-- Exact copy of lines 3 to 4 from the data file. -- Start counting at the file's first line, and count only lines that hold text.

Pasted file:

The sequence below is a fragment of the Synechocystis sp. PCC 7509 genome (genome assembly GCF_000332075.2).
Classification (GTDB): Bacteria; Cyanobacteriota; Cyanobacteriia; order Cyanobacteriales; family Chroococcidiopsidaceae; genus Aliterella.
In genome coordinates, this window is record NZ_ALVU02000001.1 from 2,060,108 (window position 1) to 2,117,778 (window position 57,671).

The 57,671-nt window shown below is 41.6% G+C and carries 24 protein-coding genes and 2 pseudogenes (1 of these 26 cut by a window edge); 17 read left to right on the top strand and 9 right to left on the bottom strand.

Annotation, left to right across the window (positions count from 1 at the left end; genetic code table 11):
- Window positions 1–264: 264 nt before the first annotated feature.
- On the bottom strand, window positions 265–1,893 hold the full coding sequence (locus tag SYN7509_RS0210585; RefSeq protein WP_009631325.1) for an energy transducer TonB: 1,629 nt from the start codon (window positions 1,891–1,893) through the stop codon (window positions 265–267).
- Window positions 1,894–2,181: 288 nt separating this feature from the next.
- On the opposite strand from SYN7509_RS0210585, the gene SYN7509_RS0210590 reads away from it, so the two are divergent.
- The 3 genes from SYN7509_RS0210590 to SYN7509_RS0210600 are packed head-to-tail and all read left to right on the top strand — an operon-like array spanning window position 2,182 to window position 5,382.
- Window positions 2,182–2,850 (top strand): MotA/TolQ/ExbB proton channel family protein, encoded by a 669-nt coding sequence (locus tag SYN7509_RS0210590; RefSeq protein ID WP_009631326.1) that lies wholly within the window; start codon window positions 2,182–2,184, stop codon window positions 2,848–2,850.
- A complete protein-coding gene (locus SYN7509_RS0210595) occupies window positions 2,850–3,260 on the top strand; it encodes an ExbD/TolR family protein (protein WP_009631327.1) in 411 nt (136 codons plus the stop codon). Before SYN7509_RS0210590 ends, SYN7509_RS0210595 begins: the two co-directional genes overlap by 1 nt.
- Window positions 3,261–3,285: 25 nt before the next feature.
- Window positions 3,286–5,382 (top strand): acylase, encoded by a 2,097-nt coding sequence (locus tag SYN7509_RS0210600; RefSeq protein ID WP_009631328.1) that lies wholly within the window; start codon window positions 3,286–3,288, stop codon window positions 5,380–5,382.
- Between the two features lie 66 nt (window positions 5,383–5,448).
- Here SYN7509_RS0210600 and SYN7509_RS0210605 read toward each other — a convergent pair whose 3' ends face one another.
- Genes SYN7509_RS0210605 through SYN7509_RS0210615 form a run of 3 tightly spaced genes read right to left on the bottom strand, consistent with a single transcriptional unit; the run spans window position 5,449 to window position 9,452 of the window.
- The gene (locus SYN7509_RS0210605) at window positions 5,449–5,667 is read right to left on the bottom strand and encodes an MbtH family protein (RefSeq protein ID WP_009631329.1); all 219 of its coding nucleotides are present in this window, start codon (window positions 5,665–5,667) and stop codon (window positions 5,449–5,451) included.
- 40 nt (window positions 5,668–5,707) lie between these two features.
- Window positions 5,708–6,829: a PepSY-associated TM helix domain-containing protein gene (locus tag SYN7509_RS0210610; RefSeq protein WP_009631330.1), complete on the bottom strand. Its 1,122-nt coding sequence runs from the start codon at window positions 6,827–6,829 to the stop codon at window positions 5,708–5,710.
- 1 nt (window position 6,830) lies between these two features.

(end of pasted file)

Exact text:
In genome coordinates, this window is record NZ_ALVU02000001.1 from 2,060,108 (window position 1) to 2,117,778 (window position 57,671).

The 57,671-nt window shown below is 41.6% G+C and carries 24 protein-coding genes and 2 pseudogenes (1 of these 26 cut by a window edge); 17 read left to right on the top strand and 9 right to left on the bottom strand.